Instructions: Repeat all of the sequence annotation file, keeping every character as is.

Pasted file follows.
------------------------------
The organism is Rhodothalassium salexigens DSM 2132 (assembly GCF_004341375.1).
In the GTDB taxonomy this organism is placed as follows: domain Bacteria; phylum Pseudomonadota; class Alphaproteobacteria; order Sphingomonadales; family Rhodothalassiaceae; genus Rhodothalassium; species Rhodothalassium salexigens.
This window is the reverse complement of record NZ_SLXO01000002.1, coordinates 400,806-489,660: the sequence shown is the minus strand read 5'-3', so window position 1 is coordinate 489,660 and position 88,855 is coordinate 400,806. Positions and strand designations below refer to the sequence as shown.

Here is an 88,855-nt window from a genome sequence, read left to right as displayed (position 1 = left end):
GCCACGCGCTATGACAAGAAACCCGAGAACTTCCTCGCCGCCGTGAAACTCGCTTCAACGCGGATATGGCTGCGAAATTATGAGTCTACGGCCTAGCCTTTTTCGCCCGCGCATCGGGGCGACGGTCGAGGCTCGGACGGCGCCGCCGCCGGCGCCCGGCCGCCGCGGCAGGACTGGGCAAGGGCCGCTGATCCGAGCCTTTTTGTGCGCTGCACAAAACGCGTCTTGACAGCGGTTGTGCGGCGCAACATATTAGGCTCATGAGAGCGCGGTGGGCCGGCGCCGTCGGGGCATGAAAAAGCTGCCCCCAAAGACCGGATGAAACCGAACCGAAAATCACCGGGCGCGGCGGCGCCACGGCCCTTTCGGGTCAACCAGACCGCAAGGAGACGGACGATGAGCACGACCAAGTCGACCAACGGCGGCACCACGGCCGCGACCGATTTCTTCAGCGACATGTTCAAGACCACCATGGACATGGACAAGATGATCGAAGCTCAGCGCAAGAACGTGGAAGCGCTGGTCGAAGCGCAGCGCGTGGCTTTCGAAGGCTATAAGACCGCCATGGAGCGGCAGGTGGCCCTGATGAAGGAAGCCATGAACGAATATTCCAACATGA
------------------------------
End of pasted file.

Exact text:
The organism is Rhodothalassium salexigens DSM 2132 (assembly GCF_004341375.1).
In the GTDB taxonomy this organism is placed as follows: domain Bacteria; phylum Pseudomonadota; class Alphaproteobacteria; order Sphingomonadales; family Rhodothalassiaceae; genus Rhodothalassium; species Rhodothalassium salexigens.
This window is the reverse complement of record NZ_SLXO01000002.1, coordinates 400,806-489,660: the sequence shown is the minus strand read 5'-3', so window position 1 is coordinate 489,660 and position 88,855 is coordinate 400,806. Positions and strand designations below refer to the sequence as shown.

Here is an 88,855-nt window from a genome sequence, read left to right as displayed (position 1 = left end):
GCCACGCGCTATGACAAGAAACCCGAGAACTTCCTCGCCGCCGTGAAACTCGCTTCAACGCGGATATGGCTGCGAAATTATGAGTCTACGGCCTAGCCTTTTTCGCCCGCGCATCGGGGCGACGGTCGAGGCTCGGACGGCGCCGCCGCCGGCGCCCGGCCGCCGCGGCAGGACTGGGCAAGGGCCGCTGATCCGAGCCTTTTTGTGCGCTGCACAAAACGCGTCTTGACAGCGGTTGTGCGGCGCAACATATTAGGCTCATGAGAGCGCGGTGGGCCGGCGCCGTCGGGGCATGAAAAAGCTGCCCCCAAAGACCGGATGAAACCGAACCGAAAATCACCGGGCGCGGCGGCGCCACGGCCCTTTCGGGTCAACCAGACCGCAAGGAGACGGACGATGAGCACGACCAAGTCGACCAACGGCGGCACCACGGCCGCGACCGATTTCTTCAGCGACATGTTCAAGACCACCATGGACATGGACAAGATGATCGAAGCTCAGCGCAAGAACGTGGAAGCGCTGGTCGAAGCGCAGCGCGTGGCTTTCGAAGGCTATAAGACCGCCATGGAGCGGCAGGTGGCCCTGATGAAGGAAGCCATGAACGAATATTCCAACATGA